There is a natural edged furniture guy I used to see from time to time, and he thinned out poly and put it into something that looked like a bread pan and rotated the barked area through the poly so it was heavily soaked when he was doing disks (rounds).
For long ovals (small bar tops and coffee tables cut on a really acute angle to teh grain) he slathered on the thinned poly with a large brush till it dripped off, then let it dry 3 - 4 days. Anything that fell off, he simply glued back on.
Some of the turners I know use CA extensively and buy it in large containers... Apparently they find it cost effective because the majority of the ones I know are cheap cheap cheap... you can hear their wallets squeak if they have to PAY for wood. Free Wood.... Free Wood.... Free Wood.... is their mantra! LOL
John
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RE: Subject
I must admit my lack of knowledge on the subject; however, I have a question?
If the goal is to keep the bark FIRMLY attached in the final piece, why not lift the bark, coat the surfaces with epoxy, then reattach and allow epoxy to cure?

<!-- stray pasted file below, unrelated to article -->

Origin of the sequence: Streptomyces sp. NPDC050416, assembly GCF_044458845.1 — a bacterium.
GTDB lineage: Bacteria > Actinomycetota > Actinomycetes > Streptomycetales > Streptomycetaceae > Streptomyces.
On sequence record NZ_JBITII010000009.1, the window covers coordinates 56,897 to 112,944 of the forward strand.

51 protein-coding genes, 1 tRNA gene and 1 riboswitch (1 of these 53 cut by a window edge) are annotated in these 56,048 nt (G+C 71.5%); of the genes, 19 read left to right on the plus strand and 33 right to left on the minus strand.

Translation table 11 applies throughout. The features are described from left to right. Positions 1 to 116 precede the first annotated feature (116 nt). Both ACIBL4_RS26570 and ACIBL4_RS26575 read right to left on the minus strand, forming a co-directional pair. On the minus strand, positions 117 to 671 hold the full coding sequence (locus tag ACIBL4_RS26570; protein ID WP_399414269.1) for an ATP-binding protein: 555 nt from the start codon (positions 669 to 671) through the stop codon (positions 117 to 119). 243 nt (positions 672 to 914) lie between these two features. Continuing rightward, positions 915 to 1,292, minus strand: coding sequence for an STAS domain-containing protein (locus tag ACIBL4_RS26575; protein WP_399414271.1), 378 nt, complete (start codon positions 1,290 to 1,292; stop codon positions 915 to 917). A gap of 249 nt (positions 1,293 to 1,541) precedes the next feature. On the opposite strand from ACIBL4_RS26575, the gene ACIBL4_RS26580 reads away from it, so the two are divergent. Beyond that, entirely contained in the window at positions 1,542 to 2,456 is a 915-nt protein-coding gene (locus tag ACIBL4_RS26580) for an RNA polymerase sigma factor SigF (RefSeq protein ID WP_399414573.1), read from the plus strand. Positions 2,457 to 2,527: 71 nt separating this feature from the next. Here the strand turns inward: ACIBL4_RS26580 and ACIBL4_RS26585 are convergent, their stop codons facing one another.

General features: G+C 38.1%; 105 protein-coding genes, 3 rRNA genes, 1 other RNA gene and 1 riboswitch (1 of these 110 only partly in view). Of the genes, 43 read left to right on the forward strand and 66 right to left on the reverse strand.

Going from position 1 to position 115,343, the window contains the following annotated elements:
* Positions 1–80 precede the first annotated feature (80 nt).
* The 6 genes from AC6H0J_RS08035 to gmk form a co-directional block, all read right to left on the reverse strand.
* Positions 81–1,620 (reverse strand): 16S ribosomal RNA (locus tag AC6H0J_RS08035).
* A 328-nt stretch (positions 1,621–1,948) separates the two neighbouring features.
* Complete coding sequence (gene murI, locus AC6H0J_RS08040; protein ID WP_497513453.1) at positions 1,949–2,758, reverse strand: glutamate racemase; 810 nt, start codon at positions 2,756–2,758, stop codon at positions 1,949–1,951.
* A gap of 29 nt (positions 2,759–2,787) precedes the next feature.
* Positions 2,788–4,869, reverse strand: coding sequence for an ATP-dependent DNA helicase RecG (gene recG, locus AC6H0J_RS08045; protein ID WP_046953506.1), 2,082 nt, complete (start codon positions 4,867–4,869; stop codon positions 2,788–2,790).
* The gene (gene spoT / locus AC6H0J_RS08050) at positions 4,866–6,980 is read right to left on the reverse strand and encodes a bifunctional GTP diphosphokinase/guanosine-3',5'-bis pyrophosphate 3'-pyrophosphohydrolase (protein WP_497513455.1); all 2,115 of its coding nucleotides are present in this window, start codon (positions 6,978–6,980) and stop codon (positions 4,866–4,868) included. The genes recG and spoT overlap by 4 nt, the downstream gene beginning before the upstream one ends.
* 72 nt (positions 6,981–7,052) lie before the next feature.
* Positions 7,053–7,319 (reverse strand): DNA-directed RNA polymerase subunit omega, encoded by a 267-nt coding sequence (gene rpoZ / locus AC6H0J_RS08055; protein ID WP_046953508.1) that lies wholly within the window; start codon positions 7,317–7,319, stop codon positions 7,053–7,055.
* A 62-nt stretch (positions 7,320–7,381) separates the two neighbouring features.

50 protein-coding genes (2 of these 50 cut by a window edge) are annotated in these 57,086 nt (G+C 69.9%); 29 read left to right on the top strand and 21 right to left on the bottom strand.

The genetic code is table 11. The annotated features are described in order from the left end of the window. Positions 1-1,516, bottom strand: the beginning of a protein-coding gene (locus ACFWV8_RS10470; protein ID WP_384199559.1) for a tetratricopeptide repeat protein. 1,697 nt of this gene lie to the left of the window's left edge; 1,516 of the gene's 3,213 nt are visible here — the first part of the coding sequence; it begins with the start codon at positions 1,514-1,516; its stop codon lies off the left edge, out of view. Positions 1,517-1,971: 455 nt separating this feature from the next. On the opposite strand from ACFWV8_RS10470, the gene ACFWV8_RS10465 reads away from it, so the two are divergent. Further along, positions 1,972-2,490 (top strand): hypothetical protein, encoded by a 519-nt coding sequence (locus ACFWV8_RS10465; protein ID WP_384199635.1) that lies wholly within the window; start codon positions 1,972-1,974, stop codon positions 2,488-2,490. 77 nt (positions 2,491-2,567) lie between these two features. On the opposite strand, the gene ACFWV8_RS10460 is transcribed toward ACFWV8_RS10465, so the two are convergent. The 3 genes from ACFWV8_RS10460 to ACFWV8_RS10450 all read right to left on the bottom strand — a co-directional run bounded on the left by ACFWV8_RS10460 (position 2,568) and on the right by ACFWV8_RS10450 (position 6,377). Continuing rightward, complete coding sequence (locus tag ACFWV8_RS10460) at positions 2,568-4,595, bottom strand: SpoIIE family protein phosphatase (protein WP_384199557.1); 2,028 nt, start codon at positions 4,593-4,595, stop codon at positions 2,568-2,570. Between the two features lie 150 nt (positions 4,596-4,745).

Am I missing something?
Lew
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Thanks for the multiple ideas. I may try a mix of them. In some places the bark is still well attached and in others it has pulled away by at least 1/2 inch. In areas where it is well attached I may try CA and for other areas use Epoxy. I would prefer to not actually remove the bark for the concern of getting it back in perfect alignment so that it looks right.
I am located in Upsate South Carolina so I may also be able to get some tips from nearby folks who make rustic furniture, all I have to do is find them.
In the mean time if there are other ideas please reply.
Russ

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On Tue, 7 Apr 2009 19:21:08 -0400, "Russ Stanton"

I haven't tried this exactly, but I've used the Minwax wood hardener on a carving and the results were similar to a soaking of CA glue. It leaves the wood with a consistancy that I would compare to a hard plastic. I would try this after gluing the loose pieces . A pint or two of the wood hardener would be considerably cheaper than the glue Afterwards, coat with you favorite finish.
HTH Bill
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Take it off, clean it up, stick it back on.
Most bark has some degree of beetle damage underneath it, chewing on that tasty layer of cambium (obviously dependent on species of both tree and local fauna). Bark that's already mostly severed isn't going to stay attached, let alone if the larvae in there are still active.
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Russ,
I made some outdoor solar lamp holders from pine log sections, and wanted to keep the bark on. I used 30 min epoxy, thinned a bunch with alcohol, maybe 50-50. I dripped it down the joint between bark and wood, a lot, and from both ends. Really soaked it. It's been out all winter, and thru the rain, and looks as good as new.
Hope this helps.....